There are 5 main strands that run through the programmes: Study of mathematics; mathematics education; professional values and practice (general teaching skills such as lesson planning and classroom management); the 'core' subjects in the primary curriculum (English, mathematics and science for key stage 2); classroom experience in schools.

University of Chichester

Students at play

Set in both the historic city of Chichester and the sunny seaside resort of Bognor Regis, you will be part of a welcoming and growing community. At Chichester you’ll be a name and not just another number; you can see this with our excellent student satisfaction and retention ratings. With a diverse range of subjects on offer, from Dance to History, Fine Art to Theology and an emphasis on Sport, Chichester is a great place live and a great place to study.

How you'll spend your time

Sorry, we don’t have study time information to display here

How you'll be assessed

Sorry, we don’t have course assessment information to display here

What do the numbers say for

Where there isn’t enough reliable data about this specific course, we’ve shown aggregated data for all courses at this university within the same subject area

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What do students think about this subject here?

Source: NSS

Here's how satisfied past students were – useful to refer to when you’re narrowing down your options. Our student score makes comparisons easier, showing whether satisfaction is high, medium or low compared to other unis.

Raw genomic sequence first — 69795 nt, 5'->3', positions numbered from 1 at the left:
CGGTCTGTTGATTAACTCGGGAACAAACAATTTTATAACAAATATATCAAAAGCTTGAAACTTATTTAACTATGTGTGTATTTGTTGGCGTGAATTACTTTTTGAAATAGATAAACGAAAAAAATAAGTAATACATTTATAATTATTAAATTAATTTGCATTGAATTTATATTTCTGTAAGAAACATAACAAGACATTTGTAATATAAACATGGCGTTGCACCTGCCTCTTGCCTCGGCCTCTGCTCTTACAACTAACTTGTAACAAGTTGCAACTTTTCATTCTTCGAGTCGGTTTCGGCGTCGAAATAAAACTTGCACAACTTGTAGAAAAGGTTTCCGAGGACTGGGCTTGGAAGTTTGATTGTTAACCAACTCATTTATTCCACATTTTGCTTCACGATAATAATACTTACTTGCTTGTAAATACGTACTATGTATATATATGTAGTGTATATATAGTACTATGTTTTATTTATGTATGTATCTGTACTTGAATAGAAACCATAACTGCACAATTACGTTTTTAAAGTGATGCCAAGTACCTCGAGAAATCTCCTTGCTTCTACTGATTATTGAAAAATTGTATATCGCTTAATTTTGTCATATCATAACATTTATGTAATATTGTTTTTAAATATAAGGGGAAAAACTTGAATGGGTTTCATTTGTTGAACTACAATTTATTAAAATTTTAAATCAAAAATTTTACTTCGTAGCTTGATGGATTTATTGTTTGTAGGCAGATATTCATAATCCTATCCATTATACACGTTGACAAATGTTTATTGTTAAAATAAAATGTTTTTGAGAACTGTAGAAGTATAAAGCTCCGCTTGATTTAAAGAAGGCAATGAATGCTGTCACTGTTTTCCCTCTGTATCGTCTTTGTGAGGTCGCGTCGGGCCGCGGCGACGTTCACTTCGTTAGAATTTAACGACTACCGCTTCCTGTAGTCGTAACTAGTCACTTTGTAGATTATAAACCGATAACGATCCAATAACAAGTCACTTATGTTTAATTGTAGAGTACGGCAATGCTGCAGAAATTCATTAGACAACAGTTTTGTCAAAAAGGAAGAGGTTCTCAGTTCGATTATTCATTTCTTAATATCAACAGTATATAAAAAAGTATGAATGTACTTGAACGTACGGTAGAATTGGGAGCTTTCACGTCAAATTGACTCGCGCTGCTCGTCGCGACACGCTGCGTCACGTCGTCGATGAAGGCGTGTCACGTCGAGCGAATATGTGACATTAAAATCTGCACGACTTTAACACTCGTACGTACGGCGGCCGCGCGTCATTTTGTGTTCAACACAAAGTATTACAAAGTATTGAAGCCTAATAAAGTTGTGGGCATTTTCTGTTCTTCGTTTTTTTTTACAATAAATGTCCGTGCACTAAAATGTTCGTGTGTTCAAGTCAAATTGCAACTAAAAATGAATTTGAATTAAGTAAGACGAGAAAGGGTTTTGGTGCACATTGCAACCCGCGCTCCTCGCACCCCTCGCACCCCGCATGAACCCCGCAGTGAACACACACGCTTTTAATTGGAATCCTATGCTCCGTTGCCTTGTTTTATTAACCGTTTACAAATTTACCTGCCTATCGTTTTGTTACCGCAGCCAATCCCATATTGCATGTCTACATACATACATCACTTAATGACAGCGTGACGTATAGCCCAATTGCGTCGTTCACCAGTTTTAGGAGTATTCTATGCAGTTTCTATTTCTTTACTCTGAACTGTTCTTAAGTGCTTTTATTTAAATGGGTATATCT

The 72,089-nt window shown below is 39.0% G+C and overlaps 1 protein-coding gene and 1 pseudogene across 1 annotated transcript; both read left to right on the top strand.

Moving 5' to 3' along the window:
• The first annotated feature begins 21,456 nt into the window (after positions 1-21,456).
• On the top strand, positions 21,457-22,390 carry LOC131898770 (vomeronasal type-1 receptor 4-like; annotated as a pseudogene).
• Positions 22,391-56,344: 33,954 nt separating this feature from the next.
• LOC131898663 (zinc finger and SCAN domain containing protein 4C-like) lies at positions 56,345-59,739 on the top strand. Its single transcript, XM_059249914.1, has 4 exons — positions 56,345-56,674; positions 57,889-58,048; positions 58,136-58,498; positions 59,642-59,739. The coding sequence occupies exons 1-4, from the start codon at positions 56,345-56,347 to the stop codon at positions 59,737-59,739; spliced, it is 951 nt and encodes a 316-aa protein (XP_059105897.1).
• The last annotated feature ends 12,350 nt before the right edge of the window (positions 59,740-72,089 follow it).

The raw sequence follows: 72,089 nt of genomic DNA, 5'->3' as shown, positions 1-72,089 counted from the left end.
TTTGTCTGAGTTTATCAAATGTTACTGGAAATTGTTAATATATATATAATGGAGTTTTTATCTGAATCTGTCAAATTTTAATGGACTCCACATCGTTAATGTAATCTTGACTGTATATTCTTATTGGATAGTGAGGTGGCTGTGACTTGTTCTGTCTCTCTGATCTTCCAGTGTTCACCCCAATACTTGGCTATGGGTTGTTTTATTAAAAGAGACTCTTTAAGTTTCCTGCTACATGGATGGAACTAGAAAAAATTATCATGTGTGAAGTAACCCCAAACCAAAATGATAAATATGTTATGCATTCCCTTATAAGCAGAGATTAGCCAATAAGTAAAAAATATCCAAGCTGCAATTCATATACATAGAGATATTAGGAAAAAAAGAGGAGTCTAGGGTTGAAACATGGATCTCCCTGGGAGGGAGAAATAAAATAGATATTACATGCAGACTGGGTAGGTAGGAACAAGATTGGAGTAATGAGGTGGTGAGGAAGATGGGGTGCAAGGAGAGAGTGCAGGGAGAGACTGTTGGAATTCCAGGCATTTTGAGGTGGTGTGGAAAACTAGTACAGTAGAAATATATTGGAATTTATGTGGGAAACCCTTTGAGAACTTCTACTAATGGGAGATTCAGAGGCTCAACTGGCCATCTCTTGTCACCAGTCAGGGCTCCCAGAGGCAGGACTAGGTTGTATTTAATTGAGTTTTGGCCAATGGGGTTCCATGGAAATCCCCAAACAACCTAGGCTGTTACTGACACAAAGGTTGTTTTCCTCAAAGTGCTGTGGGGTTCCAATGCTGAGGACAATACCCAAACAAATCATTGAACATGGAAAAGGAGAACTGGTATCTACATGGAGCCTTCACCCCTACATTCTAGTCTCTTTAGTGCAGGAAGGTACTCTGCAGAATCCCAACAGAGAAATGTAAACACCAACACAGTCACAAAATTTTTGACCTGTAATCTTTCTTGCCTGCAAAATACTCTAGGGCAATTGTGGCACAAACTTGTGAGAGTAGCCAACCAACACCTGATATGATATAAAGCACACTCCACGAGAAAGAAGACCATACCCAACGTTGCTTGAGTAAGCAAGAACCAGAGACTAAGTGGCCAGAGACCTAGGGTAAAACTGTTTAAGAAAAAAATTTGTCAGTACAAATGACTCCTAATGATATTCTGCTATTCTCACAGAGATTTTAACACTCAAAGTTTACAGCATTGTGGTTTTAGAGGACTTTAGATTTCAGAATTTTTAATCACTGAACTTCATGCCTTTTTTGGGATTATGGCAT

What do student satisfaction scores tell you?

Overall student satisfaction Not Available
Student score Not Available

Sorry, not enough students have taken this subject here before, so we aren't able to show you any information.

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Who studies this subject?

Source: HESA

Start building a picture of who you could be studying with by taking a look at the profile of people that have studied this subject here in previous years.

UK / Non-UK
1% of students here are from outside the UK
Male / Female
54% of students are female
Full-time / Part-time
5% of students are part-time
Typical Ucas points
258 entry points typically achieved by students
2:1 or above
N/A
Drop-out rate
10% of students do not continue into the second year of their course
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What are graduates doing after six months?

Source: DLHE

Here’s what students are up after they graduate from studying this subject here. We’ve analysed the employment rate and salary figures so you can see at a glance whether they’re high, typical or low compared to graduates in this subject from other universities. Remember the numbers are only measured only six months after graduation and can be affected by the economic climate - the outlook may be different when you leave uni. What do graduate employment figures really tell you?

% employed or in further study Not Available
Average graduate salary Not Available

Sorry, we don't have any information about graduates from this subject here.

Employment prospects for graduates of this subject

Sources: DLHE & HECSU